Ohio House signs aid ambition
COLUMBUS, Ohio (AP) – Adam Headlee loves his political memories. Already at the age of 25, the legislative assistant filled his office in the Ohio capital with collectable conversation pieces: campaign buttons, historical photographs, an exhibit of founding father figurines.
So when Headlee learned that the State Chamber of Commerce had produced a collectible card game featuring the names and faces of every sitting state legislator, his collector instinct was awakened.
“After asking a few members I knew well to sign their cards, I thought, I wonder how many could I get? ” he said. “Can I have 10?” Could I have 20? Could I have 30? “
In the end, Headlee landed the John Hancocks of the 99 Members of Ohio House. He was pleasantly surprised that lawmakers from both parties had played the game and seemed to be enjoying it.
“As silly as it sounds, there’s a very subtle lesson in unity underlying all of this, because everyone thought their collectible card was cool,” he said. “At first I thought, statistically speaking, that at least one of the 99 is going to tell me to go book salt and not sign their card. But, the closer I got, everyone was a good sport about it.
Headlee made some rules for himself as he pursued the signings. In particular, it would not interrupt legislators while they were conducting official business in committee or in the House.
He noticed that he had met several of the same lawmakers on multiple occasions in the beginning, because they shared something – party, geography, political interest – with his boss, State Representative Adam Bird, a Republican from the village. from New Richmond.
Headlee collected his first 60 signatures quite easily. He would catch people in the hallways or in the streets around Columbus’ Capitol Square. Many representatives did not even know the cards existed.
“There were several members who I think didn’t realize they had a baseball card made from them,” he said. “I always liked seeing the smile on a member’s face when I could explain where they were from.”
The Ohio chamber produces the cards once a decade and distributes them at its annual policy conference, spokeswoman Courtney Whetstone said.
Participants in September were given an elastic deck of about 20 cards when they arrived and then more cards when they attended other events, she said.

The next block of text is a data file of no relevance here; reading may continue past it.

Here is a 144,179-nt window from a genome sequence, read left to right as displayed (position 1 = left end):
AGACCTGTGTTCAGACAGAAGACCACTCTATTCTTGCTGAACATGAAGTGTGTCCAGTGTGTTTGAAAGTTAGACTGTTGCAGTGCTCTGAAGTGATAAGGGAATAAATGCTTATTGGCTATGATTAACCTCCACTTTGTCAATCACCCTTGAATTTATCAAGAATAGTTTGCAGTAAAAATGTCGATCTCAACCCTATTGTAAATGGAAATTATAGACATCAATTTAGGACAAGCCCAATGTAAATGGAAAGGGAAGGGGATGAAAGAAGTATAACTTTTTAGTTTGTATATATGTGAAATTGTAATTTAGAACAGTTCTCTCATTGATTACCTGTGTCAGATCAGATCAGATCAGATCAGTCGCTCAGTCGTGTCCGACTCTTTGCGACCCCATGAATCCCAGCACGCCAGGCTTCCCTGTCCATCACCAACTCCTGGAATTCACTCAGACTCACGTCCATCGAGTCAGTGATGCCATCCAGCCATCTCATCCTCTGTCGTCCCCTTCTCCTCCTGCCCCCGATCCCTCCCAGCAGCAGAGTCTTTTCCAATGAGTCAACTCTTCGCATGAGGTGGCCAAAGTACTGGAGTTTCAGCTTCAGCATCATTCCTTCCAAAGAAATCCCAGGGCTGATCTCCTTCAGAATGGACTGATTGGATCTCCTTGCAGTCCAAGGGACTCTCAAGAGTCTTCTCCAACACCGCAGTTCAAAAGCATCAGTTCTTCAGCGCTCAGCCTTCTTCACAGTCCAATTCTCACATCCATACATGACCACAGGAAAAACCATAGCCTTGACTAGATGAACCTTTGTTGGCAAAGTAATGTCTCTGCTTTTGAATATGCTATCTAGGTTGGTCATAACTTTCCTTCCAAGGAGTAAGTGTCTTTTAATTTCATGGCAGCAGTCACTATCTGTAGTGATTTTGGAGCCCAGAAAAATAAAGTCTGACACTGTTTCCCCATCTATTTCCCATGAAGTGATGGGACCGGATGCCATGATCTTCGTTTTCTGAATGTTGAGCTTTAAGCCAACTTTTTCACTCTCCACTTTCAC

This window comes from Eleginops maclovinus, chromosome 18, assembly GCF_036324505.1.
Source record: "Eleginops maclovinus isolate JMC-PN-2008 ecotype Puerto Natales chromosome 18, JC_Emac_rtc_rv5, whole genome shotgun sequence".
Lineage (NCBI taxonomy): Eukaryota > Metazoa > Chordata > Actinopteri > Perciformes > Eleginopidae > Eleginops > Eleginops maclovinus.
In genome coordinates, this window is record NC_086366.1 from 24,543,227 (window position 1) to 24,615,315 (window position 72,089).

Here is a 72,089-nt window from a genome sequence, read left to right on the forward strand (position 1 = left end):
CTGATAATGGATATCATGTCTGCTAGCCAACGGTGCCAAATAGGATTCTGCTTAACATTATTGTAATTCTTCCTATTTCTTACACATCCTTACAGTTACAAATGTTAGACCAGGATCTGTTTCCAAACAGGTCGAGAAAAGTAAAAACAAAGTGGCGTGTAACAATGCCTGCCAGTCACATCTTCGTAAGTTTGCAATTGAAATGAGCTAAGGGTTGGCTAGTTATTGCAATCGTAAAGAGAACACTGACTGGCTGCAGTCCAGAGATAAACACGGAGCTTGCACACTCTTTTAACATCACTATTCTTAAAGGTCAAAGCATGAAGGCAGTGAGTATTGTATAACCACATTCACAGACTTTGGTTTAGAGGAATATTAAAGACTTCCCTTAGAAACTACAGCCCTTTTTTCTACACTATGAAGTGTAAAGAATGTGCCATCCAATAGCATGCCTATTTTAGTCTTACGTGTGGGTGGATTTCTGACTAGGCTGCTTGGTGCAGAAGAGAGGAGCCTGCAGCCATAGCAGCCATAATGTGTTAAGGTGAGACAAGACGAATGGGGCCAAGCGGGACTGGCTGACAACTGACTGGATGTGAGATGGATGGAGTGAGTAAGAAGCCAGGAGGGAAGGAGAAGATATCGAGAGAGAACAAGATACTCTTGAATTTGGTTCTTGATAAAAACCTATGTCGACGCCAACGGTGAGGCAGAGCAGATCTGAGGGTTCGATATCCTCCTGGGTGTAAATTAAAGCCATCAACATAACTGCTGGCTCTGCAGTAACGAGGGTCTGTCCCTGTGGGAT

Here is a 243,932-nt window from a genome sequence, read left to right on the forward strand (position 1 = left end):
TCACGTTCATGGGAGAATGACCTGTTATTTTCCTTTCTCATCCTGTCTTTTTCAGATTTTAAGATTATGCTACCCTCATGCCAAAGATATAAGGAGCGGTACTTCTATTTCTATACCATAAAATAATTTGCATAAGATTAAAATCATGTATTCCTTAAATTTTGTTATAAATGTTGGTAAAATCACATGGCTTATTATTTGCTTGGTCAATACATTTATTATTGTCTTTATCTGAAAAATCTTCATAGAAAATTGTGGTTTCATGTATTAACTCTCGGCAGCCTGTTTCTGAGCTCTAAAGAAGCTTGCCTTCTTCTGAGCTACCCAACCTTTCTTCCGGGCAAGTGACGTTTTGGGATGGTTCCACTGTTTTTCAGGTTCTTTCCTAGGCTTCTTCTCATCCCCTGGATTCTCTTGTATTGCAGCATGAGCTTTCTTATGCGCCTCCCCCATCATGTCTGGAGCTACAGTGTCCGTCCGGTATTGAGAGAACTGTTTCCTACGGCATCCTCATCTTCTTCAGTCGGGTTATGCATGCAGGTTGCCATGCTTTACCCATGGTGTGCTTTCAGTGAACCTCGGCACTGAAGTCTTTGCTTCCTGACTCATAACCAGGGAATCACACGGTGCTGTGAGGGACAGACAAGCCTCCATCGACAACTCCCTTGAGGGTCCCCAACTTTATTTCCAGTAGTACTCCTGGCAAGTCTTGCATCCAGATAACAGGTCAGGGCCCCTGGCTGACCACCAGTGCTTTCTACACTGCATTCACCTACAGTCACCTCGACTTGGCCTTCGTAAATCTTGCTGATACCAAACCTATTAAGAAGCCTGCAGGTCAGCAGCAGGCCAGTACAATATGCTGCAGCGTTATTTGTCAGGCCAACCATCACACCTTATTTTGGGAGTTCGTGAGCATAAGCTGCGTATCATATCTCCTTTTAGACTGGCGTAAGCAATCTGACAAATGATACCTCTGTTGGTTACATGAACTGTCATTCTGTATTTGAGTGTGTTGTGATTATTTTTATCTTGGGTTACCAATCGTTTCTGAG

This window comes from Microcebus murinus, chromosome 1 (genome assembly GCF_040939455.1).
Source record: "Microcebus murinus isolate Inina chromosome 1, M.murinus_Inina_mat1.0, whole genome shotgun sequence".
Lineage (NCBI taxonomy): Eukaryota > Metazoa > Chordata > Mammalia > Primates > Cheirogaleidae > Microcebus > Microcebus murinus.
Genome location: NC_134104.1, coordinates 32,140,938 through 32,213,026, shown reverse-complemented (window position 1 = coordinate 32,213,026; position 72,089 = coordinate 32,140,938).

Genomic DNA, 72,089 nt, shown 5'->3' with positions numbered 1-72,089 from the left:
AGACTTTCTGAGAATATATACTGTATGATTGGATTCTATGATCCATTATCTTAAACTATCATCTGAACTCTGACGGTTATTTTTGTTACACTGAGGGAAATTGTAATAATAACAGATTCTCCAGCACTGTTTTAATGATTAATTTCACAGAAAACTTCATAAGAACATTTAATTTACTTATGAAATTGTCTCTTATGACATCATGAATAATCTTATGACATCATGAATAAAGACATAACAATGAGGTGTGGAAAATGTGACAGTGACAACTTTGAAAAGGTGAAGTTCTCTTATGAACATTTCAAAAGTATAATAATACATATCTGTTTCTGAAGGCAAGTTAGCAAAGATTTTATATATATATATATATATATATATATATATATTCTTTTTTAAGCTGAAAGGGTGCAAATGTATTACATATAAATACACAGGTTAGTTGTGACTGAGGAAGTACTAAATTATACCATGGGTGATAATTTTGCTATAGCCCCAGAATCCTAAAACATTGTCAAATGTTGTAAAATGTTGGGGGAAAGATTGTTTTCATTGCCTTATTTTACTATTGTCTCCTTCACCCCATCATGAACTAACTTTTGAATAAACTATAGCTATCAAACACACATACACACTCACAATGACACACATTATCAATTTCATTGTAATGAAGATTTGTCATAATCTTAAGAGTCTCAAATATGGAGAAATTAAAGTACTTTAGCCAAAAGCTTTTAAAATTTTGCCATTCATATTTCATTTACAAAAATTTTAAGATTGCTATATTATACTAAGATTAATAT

“They were randomized and some packs were held for the second day, so you had to be there on both days to get them all,” she said. “They were really being traded aggressively.”
Headlee pulled a rope with a friend to get a full deck, he said, which also includes cards for all 33 Ohio Senators, one for Republican Gov. Mike DeWine, and a bunch of cards showing the current members as they were in 2001.
He got into the habit of carrying his cards everywhere, tucked away in his jacket pocket with an official Maison signature pen. He thought it was a good idea, but the pens sometimes smudged the shiny card stock.
Statehouse Grounds: Use a Sharpie. Smith had been signing collectible cards for fans for years, as a veteran announcer for the Burning River and Chicago Outfit roller derby leagues. The permanent marker, he told Headlee, was the way to go.
A lawmaker, a Democrat, asked to sign in blue. Some have dated their cards. A legislator, a minister, added a “God bless you”. Another, hoping to baffle historians, scribbled “Drink more scotch.” Representative Latyna Humphrey, a new Democrat from Columbus, luckily signed her district’s blank card, just above the “To be determined.”
As Headlee’s stack of unsigned cards dwindled, help had to be more deliberate. He asked mutual acquaintances for key presentations, ranked members after committee hearings, or called their offices for appointments.
Finally, on the Thursday before lawmakers’ break for the holidays, Headlee got his 99th signing. It was Democratic House leader Emilia Sykes, whose frenzied agenda over the past two months had included a role in the much-publicized and time-driven redistribution process.
“She is obviously very busy,” he said. “I thought maybe it was a bridge too far, I might not get the chance.”
But a member who had already signed his own card informed Sykes about Headlee’s plan and arranged their meeting.
As she signed with a gracious smile, Headlee said it bolstered her hopes for the future of politics in these difficult days. “That someone cared enough about my little project to do this, I was very grateful.”